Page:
More on Ukraine: All Normative Geopolitics is Local

by Chris Borgen

As the political crisis in Ukraine over the government’s decision not to sign an Association Agreement with the EU passes its second week, this conflict and the positioning over other Russian “Near Abroad” countries (especially Armenia, Moldova, and Georgia) are good examples of the interrelationship of norms and geopolitical strategy.

The situation has been largely described in terms of Putin’s reaction to these countries planning on signing new agreements with the EU.  While that is an important part of the story, it is only part. As I described in previous posts (1, 2), this is also very much a story of domestic disputes over norms, ranging from domestic laws to cultural practices.

And, closely related to this latter aspect of normative geopolitics, is the importance of domestic politics in country that has significant ideological divisions.

This might actually be another iteration of Ukraine’s strategy of balancing both Russia and the EU by playing both sides and committing to neither. Political analyst Nicu Popescu has written:

In fact, Kiev chose not to choose at all and tried hard to maintain the status quo in Ukraine’s foreign and domestic policies. Yet in his bid to buy time, President Viktor Yanukovich inadvertently precipitated the biggest crisis of his presidency to date.

Consider in relation to this the New York Times report that “[a]t virtually the same time” that Ukraine cabinet of minsters announced suspension of preparations to further integrate with the EU:

President Viktor F. Yanukovich, who was on a visit to Vienna, issued a statement saying, “Ukraine has been and will continue to pursue the path to European integration.”

In a move emblematic of Ukraine’s often inscrutable politics, Mr. Yanukovich barely acknowledged the developments in Kiev and, responding to a reporter’s question about the pacts with Europe, said, “Of course, there are difficulties on the path.”

Was this an attempt to soften the blow that Ukraine is turning its back on the EU or some complex tacking to serve an immediate need (holding off Russian gas embargoes as the winter sets in) while deferring a longer term goal (increasing European integration)? Even Kiev-watchers seem a bit befuddled.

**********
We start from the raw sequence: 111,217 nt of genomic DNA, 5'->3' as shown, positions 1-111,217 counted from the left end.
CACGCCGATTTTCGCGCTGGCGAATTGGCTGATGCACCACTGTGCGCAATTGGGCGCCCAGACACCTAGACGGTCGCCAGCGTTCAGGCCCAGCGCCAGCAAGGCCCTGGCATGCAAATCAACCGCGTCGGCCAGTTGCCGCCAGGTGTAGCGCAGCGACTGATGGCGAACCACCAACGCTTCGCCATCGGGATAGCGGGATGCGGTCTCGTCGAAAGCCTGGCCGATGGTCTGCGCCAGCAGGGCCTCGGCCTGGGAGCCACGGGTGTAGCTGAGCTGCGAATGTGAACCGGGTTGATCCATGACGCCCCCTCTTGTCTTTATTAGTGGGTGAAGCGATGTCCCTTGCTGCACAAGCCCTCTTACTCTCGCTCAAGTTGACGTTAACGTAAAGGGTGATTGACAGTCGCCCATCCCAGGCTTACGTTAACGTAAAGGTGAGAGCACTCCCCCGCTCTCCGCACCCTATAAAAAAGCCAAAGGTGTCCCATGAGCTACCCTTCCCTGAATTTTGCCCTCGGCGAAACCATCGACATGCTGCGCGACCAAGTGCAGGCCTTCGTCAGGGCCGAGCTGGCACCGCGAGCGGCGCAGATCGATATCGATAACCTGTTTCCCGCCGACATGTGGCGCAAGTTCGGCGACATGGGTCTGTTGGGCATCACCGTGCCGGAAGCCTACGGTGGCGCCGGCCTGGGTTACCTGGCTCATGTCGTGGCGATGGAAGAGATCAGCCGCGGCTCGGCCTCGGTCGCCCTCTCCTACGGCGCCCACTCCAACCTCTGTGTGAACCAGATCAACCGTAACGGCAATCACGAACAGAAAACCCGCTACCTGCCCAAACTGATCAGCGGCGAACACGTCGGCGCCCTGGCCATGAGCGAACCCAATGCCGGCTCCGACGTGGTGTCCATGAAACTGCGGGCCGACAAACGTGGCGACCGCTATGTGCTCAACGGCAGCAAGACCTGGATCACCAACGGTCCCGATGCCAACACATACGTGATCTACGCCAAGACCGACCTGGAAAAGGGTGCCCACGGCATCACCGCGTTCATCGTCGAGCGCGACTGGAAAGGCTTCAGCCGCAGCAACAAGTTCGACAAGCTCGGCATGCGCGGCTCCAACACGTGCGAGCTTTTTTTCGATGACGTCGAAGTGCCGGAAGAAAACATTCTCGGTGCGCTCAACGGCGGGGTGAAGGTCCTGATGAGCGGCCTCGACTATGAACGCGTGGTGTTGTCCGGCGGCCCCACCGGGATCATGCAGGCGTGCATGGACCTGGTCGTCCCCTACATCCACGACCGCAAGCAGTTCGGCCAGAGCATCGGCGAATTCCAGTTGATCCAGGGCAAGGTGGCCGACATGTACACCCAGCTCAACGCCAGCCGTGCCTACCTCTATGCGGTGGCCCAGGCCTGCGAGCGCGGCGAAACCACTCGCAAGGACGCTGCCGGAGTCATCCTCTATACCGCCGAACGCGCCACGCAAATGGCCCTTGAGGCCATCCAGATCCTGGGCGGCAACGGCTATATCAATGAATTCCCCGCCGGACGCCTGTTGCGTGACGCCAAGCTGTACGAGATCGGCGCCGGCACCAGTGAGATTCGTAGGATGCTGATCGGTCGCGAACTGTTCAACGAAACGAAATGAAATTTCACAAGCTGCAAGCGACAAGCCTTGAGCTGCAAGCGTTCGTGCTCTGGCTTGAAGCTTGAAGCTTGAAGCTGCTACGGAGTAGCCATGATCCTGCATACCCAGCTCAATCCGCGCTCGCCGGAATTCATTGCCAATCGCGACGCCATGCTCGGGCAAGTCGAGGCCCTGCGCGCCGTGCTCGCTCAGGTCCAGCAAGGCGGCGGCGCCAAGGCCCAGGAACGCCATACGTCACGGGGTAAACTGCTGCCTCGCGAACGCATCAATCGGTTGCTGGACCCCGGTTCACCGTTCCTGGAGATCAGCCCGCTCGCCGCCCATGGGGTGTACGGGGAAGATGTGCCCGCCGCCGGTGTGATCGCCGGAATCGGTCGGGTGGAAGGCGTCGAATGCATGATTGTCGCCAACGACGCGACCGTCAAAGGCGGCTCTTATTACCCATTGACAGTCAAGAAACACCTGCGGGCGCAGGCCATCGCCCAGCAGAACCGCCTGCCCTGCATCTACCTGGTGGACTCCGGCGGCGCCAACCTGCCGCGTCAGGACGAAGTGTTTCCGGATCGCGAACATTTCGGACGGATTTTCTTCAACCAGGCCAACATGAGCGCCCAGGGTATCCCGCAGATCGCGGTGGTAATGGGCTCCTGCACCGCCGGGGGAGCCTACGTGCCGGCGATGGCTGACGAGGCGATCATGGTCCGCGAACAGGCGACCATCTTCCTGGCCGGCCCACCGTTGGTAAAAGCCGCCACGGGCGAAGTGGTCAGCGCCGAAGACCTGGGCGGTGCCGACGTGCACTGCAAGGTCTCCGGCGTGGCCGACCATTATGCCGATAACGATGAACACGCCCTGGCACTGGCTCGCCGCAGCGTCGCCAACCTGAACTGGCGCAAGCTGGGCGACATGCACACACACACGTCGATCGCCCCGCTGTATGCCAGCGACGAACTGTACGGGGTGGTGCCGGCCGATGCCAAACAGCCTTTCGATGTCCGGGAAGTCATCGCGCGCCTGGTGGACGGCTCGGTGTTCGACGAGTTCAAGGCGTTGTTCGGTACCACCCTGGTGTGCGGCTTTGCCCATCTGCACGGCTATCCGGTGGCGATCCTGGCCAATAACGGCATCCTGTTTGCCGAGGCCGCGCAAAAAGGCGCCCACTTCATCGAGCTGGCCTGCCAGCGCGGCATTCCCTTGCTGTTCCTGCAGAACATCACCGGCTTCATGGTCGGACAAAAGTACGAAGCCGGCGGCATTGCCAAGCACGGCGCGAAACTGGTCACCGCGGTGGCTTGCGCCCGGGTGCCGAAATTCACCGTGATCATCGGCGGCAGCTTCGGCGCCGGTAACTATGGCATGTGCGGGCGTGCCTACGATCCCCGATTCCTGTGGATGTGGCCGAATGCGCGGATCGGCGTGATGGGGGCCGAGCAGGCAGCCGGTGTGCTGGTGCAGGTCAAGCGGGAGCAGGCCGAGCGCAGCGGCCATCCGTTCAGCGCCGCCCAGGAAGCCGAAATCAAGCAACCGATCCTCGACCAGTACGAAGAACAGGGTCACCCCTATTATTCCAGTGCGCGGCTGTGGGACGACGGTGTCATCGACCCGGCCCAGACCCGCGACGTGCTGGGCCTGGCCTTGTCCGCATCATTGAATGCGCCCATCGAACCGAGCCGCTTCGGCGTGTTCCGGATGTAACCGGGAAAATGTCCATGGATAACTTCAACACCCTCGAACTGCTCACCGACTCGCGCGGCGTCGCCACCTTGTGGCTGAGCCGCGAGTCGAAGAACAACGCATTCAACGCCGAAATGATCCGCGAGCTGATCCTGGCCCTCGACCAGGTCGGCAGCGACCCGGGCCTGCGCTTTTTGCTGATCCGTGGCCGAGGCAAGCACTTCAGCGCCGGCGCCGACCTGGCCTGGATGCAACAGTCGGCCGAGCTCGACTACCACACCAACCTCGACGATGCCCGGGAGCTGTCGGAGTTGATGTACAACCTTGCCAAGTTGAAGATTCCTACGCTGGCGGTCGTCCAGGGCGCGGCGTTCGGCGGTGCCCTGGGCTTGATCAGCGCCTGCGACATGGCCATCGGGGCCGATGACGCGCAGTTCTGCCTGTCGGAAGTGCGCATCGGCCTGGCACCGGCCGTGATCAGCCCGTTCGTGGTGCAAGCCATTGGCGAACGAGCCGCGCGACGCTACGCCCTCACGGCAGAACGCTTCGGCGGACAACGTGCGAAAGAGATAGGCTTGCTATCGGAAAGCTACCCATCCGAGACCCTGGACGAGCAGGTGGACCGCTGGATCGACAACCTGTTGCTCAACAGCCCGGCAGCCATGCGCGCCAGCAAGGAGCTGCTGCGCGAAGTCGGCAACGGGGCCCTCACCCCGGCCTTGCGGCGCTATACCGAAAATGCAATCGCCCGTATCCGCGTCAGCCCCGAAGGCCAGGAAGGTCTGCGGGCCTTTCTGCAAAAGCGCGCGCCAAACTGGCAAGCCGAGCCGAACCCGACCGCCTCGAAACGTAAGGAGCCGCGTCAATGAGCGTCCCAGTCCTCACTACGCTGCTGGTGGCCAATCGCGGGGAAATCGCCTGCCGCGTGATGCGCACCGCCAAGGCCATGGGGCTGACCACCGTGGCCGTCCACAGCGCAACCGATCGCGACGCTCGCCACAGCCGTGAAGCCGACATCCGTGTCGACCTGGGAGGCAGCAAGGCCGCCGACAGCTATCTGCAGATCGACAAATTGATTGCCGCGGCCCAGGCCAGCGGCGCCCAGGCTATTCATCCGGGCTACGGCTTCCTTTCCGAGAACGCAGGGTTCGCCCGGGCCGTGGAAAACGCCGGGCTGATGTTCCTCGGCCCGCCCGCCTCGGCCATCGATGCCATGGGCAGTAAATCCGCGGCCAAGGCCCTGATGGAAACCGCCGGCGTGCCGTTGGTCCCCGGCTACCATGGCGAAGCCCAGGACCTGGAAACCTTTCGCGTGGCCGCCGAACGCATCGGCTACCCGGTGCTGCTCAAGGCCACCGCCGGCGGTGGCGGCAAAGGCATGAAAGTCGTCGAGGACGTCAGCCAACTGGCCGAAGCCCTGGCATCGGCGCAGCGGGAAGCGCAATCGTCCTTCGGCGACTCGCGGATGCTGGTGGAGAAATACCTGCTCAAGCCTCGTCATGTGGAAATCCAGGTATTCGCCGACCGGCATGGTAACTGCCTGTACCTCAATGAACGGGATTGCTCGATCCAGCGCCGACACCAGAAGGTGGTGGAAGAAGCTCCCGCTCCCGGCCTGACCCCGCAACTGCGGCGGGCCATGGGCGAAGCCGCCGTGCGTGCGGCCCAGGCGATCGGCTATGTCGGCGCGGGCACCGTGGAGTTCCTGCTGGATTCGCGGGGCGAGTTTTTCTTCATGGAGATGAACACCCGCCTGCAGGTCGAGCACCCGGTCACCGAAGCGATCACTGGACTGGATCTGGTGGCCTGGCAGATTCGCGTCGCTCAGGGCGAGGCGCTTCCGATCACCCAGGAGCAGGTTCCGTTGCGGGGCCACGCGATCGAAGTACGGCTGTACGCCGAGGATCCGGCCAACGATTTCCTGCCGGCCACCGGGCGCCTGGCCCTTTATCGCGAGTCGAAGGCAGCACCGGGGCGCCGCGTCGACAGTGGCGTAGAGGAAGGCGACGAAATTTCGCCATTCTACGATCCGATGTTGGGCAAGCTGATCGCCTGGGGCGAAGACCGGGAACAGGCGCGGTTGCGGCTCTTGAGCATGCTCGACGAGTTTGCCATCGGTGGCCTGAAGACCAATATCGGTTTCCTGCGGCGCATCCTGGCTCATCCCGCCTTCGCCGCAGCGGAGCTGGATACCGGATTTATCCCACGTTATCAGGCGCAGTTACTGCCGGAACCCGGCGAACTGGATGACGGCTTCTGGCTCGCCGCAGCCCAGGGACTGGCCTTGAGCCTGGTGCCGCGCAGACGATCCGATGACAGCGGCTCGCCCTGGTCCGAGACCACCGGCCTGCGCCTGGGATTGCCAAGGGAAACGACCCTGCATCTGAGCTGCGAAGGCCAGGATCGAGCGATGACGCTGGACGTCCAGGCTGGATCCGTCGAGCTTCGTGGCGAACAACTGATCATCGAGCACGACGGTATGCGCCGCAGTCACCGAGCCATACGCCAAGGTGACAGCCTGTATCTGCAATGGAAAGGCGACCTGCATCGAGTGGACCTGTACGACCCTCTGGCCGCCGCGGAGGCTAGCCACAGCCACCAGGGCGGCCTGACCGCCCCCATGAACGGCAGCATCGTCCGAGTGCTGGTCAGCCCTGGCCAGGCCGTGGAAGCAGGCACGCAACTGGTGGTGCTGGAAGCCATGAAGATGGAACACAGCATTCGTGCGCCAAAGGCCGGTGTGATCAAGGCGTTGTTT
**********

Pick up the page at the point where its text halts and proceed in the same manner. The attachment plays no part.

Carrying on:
But that’s politics in a systemic borderland: a state in which more than one set of (possibly conflicting) norms are held by significant portions of the population. This normative friction is not just about questions of policy, but often of polity: what type of state should we be, how are we defining the characteristics of our community? What is “our community?”

Geopoliticians such as Vladimir Putin may see such countries as important positions on a global chessboard, places where hegemonic influence may be won or lost.

But within these countries, these disputes are intensely personal, having to do with defining their political community. Depending on the country, questions may include: What is the balance of individual rights versus the needs of the community? Do we pursue freer trade or separation from the global economy? Are we a secular state or a theocratic state?

Geopolitical strategizing notwithstanding, one should never forget that all politics is local.

And, in the case of Ukraine, I’ll take it all the way down to politics being personal. (Ken Waltz’s first image- though applied here to political conflict generally, not war, specifically.) The decision not to sign the EU’s Association Agreement may in part relate to Ukrainian President Yanukovich’s concerns about his re-election.  In the run-up to the signing date for the Association Agreement, one of the main open issues for the EU was its requirement that Yulia Tymoshenko be released from prison. A political opponent of President Yanukovich, her detention is widely viewed as being politically motivated. However, the New York Times reports that some EU members viewed linking Tymoshenko’s individual case with Ukraine’s accession process in general as a mistake:

because it gave Mr. Yanukovich yet another reason to back away. Mr. Yanukovich is planning to run for re-election in 2015.

Moreover, according to The Economist, it looks like Russia capitalized on Yanukovich’s immediate political concerns when Putin…

promised to turn a blind eye to any election rigging and to refrain from supporting an alternative candidate at the next election. There was only one condition: Mr Yanukovych should sign on the dotted line of the customs union, wrecking an agreement with the EU permanently.

Let’s pause for a moment to consider whether this gambit has helped or hurt the chances of Yanukovich’s re-election.

Anyway, whether it is due to a domestic strategy of balancing Russia and the EU, actual ideological preferences, domestic electoral calculations, or some combination of these factors, what is happening in Ukraine is an excellent example of normative geopolitics because it reminds us, in the midst of the talk of grand strategy, of the importance of domestic struggles over topics such as the content of norms, the substance of law, and the character of the political community.

We need to be mindful not only of the strategist in the situation room, but of the citizen on the street.

http://opiniojuris.org/2013/12/11/ukraine-normative-geopolitics-local/

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